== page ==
with Lloyd Eyre-Morgan, Daniel Wallace, Verity-May Henry, Rob Ward, Simon Keen, Ali Kahn, Chris Hoyle, Janet Bamford, Joel Keating, Nathan Morris, Amy Jane Ollies, Andrew Madden
release UK 13.Jun.16
16/UK TLA 1h20
The first three episodes of a planned British TV series are released to disc with a plea to demand more. But that's rather unlikely, as the show has very little that will connect with viewers aside from friends and family of the cast and crew. It's comical but never funny, and packed with big emotional issues that don't quite resonate. But the real problem is that it's never sexy, unlike shows it's trying to echo like Queer as Folk, Sex and the City or Skins.
In Manchester, a group of 20-something friends is struggling with issues relating to love and sex. Kane (Eyre-Morgan) has just broken up with his boyfriend (Morris) and is interested in an actor (Keen) who has other things on his mind. Kane's friend Kiegan (Ward) is a party boy who finds himself conflicted when his brother (Keating) asks him to be best man. Their friend Tim (Wallace) is dating Lucy (Henry), who is willing to overlook his gay past, although his colourful friend Hoppy (Kahn) sees trouble ahead. Then secrets emerge when Tim throws an 80s-themed birthday party for Lucy.
There's a lot of talk about sex, mainly the problems the various couples have at finding even a hint of satisfaction in bed. But it's depicted so coyly in the film that it's no wonder they're all frustrated. Everything happens under heavy bed covers, including fully clothed kisses. So the way the script continually moralises about promiscuity feels plainly inauthentic. Not to mention the problem that every plot strand screams that no one is complete without a man to love.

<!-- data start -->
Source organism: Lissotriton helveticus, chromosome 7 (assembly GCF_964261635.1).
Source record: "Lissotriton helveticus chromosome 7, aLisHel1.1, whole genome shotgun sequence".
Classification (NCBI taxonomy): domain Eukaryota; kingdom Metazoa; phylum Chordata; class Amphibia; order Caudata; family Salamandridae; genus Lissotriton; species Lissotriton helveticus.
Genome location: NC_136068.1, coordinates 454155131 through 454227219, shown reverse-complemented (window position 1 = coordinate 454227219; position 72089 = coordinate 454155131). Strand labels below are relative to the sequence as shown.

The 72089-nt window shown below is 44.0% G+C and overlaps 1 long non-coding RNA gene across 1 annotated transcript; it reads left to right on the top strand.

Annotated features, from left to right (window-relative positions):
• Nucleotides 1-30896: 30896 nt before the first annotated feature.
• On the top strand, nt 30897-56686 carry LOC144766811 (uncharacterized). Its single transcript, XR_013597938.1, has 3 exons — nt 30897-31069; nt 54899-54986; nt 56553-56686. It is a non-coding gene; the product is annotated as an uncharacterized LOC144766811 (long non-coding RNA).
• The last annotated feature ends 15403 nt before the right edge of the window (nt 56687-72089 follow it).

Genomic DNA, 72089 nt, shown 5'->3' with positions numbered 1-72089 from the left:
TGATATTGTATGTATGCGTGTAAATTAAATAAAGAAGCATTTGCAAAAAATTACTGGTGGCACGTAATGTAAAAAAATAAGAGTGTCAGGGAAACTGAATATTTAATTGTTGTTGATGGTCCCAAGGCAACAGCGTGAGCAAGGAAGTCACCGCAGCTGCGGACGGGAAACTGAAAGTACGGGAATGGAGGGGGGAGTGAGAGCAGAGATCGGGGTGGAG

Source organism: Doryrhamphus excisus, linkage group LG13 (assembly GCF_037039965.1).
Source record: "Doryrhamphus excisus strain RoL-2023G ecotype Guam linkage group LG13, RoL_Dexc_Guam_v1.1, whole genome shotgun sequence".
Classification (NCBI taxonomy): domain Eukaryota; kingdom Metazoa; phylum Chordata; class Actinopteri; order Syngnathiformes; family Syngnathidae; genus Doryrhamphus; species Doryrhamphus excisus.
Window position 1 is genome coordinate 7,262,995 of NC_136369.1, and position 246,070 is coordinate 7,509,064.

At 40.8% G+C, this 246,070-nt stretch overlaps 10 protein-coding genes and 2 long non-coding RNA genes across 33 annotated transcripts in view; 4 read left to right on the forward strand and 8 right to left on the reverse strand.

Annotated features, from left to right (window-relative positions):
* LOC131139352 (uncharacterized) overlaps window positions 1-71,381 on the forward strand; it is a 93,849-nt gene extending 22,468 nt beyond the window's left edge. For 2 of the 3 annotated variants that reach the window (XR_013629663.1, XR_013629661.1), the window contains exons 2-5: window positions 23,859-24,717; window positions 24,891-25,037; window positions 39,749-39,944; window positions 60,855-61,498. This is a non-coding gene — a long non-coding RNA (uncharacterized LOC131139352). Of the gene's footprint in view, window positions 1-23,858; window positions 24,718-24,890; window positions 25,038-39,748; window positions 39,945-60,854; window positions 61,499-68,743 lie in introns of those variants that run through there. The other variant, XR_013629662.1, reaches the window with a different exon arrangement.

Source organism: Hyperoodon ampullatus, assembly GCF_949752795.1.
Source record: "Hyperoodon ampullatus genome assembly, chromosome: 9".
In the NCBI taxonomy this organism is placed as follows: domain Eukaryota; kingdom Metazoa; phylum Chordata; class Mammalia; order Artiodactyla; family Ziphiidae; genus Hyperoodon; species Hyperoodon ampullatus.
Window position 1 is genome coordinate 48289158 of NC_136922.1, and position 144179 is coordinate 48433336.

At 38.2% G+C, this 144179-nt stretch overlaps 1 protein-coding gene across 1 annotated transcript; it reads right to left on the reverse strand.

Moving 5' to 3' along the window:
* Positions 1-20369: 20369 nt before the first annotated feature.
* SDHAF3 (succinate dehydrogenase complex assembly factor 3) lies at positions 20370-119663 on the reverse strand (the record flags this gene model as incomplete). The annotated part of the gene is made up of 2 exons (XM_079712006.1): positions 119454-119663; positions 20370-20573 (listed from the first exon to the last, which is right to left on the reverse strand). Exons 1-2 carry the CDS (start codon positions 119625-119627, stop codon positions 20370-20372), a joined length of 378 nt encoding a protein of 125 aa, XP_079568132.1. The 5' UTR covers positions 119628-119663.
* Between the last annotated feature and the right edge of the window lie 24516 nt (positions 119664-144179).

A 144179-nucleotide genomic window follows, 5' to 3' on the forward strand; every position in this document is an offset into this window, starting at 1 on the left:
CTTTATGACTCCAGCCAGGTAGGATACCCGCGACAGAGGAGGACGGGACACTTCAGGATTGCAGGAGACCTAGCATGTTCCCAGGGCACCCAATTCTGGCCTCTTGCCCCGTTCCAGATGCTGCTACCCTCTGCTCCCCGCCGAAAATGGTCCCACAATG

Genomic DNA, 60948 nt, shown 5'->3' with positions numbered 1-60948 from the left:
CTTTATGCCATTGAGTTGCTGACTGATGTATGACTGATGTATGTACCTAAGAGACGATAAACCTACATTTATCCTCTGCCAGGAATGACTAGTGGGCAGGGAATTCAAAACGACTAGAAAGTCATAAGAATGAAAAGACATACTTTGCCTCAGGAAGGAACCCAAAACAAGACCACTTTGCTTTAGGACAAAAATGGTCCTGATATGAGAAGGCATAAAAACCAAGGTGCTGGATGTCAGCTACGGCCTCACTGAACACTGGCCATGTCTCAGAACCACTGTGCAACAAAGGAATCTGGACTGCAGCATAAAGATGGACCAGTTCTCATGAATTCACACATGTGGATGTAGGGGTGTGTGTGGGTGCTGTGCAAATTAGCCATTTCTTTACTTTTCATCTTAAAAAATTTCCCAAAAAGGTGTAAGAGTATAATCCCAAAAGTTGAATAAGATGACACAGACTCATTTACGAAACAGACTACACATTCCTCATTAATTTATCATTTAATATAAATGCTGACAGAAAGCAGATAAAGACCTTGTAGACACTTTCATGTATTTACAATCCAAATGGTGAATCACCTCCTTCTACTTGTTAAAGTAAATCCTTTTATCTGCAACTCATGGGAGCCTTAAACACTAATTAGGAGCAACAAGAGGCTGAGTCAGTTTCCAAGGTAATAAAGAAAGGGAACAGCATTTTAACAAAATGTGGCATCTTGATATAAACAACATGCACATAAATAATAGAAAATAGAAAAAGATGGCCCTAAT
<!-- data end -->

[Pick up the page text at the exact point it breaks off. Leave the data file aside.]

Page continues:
The cast is fresh, but can't make much out of the underwritten situations. Each person is made up of a few random characteristics, which makes everything that happens feel obvious and corny. This means that there's no real sense of the friendships between these people, so their clashes feel scripted for plot purposes rather than as something that might emerge between them. And the histrionic arguments feel especially silly.
There's definitely a need for a series touching on these kinds of issues, but this one simply isn't professional enough to make the grade. The slim budget shows in the barren production design, limp pacing, choppy editing and inexplicable visual effects. Which leaves the entire thing feeling oddly static. About the best that can be said about this series is that it's intriguing enough to wish that it was better made.
18 themes, language, sexuality|
NB. Most of my video reviews are now on the blog, so this "video" strand ends here. Dedicated releases (like the two on this page) will appear as independent, foreign or shorts, as appropriate. And here are a few links to recent blog posts...
Spring 2015 TV roundup
Summer 2015 TV roundup
Autumn 2015 TV roundup
Winter 2016 TV roundup
Spring 2016 TV roundup
If you have an film you want me to review - just ASK
© 2016 by Rich Cline, Shadows
on the Wall